While fiscal policy is focused on the medium term, the economic cycle has short-term effects on the government’s fiscal position. The Australian Government does not publish estimates of the structural fiscal balance because significant assumptions about the economy’s potential output level and the cyclical sensitivity of revenues are required. Estimates are published by the OECD and IMF, and it is important to understand how such measures should be interpreted. Movements in structural balance estimates from year to year have been difficult to interpret in recent times, as these estimates are highly sensitive to assumptions about the output gap. This is particularly true given the structural changes in the economy over the past two decades. However, the medium-term picture that emerges from OECD and IMF estimates of the structural balance supports the view that there has been a significant structural improvement in Australia’s fiscal position over the past few years.

References

Boije, R. 2004, ‘The general government structural balance’, Economic Review, No. 1, Sveriges Riksbank, Stockholm.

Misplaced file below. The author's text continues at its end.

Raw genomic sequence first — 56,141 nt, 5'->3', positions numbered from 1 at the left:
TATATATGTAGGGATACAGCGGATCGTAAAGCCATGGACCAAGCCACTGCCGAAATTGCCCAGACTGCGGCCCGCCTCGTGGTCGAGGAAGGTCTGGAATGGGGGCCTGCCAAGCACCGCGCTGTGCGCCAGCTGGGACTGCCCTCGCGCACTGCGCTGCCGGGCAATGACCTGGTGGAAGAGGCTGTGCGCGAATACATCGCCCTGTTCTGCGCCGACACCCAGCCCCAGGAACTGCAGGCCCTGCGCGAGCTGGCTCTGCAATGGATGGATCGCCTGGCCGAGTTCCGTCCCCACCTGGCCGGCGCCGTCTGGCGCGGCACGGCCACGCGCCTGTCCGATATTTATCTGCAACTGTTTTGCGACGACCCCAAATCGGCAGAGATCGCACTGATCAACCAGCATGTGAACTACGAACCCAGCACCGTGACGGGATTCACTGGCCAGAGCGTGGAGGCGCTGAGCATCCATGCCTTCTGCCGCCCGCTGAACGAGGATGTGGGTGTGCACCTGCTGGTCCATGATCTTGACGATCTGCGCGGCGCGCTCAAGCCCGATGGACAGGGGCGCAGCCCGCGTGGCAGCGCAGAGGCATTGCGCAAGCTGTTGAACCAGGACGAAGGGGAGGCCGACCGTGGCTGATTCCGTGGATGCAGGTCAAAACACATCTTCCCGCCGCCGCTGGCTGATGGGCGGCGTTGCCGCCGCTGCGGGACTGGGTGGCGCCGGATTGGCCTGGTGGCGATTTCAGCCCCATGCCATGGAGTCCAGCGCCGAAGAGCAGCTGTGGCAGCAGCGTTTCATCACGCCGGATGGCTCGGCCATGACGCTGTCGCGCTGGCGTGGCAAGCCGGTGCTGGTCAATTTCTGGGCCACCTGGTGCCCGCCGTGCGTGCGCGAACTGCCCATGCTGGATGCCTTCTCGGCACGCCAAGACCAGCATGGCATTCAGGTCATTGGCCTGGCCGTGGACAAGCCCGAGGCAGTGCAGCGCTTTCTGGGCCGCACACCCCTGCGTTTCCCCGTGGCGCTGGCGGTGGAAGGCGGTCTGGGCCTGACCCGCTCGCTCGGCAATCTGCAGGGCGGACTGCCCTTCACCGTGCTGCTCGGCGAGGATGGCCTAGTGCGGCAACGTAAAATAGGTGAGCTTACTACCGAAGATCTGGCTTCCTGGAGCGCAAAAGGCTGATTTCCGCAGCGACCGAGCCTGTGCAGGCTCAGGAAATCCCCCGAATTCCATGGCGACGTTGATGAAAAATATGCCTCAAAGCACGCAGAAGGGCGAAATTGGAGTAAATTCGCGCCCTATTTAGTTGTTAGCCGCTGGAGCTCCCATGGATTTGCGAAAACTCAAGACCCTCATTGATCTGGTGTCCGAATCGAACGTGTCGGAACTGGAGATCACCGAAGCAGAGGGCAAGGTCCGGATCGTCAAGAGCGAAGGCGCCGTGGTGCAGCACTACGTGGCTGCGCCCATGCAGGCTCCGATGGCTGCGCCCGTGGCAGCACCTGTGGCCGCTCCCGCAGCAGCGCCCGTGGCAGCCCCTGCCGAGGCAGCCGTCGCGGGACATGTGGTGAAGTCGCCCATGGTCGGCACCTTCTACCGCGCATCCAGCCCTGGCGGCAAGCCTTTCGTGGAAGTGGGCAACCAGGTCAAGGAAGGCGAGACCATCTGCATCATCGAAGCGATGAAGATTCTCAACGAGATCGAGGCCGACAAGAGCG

Chalk, N. 2002, ’Structural balances and all that: Which indicators to use in assessing fiscal policy’, IMF Working Paper 02/101, June.

Giorno, C., Richardson, P., Roseveare, D. and van den Noord, P. 1995, ’Potential output, output gaps and structural budget balances’, OECD Economic Studies, No. 24, pp.167-209.

Gruen, D., Robinson, T. and Stone, A. 2005, ‘Output gaps in real time: How reliable are they?’ Economic Record, 81, March, pp. 6-18.

Hageman, R. 1999, ‘The structural budget balance: The IMF’s methodology’, IMF Working Paper 99/95.

HM Treasury 1999, Fiscal policy: Public finances and the cycle, London.

HM Treasury 1999, Analysing UK fiscal policy, London.

Roger, W. and Ongena, H. 1999, ‘The Commission’s cyclical adjustment method’, Paper presented at Bank of Italy Workshop, Perugia, 26-28 November 1998.

Suyker, W. 1999, Structural budget balances: The method applied by the OECD, Paper presented at Bank of Italy Workshop, Perugia, 26-28 November 1998.

Van den Noord, P. 2000, ‘The size and role of automatic fiscal stabilisers in the 1990s and beyond’, OECD Economics Department Working Papers, No. 230.

Appendix 1

Table 1: Summary of main structural fiscal indicators

Feature

International Monetary Fund (IMF)